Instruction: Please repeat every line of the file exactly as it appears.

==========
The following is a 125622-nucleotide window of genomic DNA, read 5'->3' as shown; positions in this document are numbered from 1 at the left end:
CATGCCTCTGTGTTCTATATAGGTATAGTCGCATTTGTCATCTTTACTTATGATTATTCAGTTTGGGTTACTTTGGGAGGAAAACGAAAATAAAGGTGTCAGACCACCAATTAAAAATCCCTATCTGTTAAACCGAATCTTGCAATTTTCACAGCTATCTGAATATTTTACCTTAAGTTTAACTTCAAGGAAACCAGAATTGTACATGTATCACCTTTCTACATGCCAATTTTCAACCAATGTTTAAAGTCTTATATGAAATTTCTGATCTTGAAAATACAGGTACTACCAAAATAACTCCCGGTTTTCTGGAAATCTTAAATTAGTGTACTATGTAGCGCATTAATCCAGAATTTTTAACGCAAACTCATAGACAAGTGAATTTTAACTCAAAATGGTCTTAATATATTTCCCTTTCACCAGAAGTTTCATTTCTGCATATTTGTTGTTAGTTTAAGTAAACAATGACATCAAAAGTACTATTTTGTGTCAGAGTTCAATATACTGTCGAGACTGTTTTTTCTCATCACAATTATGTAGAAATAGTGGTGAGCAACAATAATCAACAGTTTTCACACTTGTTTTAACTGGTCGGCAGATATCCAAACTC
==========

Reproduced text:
The following is a 125622-nucleotide window of genomic DNA, read 5'->3' as shown; positions in this document are numbered from 1 at the left end:
CATGCCTCTGTGTTCTATATAGGTATAGTCGCATTTGTCATCTTTACTTATGATTATTCAGTTTGGGTTACTTTGGGAGGAAAACGAAAATAAAGGTGTCAGACCACCAATTAAAAATCCCTATCTGTTAAACCGAATCTTGCAATTTTCACAGCTATCTGAATATTTTACCTTAAGTTTAACTTCAAGGAAACCAGAATTGTACATGTATCACCTTTCTACATGCCAATTTTCAACCAATGTTTAAAGTCTTATATGAAATTTCTGATCTTGAAAATACAGGTACTACCAAAATAACTCCCGGTTTTCTGGAAATCTTAAATTAGTGTACTATGTAGCGCATTAATCCAGAATTTTTAACGCAAACTCATAGACAAGTGAATTTTAACTCAAAATGGTCTTAATATATTTCCCTTTCACCAGAAGTTTCATTTCTGCATATTTGTTGTTAGTTTAAGTAAACAATGACATCAAAAGTACTATTTTGTGTCAGAGTTCAATATACTGTCGAGACTGTTTTTTCTCATCACAATTATGTAGAAATAGTGGTGAGCAACAATAATCAACAGTTTTCACACTTGTTTTAACTGGTCGGCAGATATCCAAACTC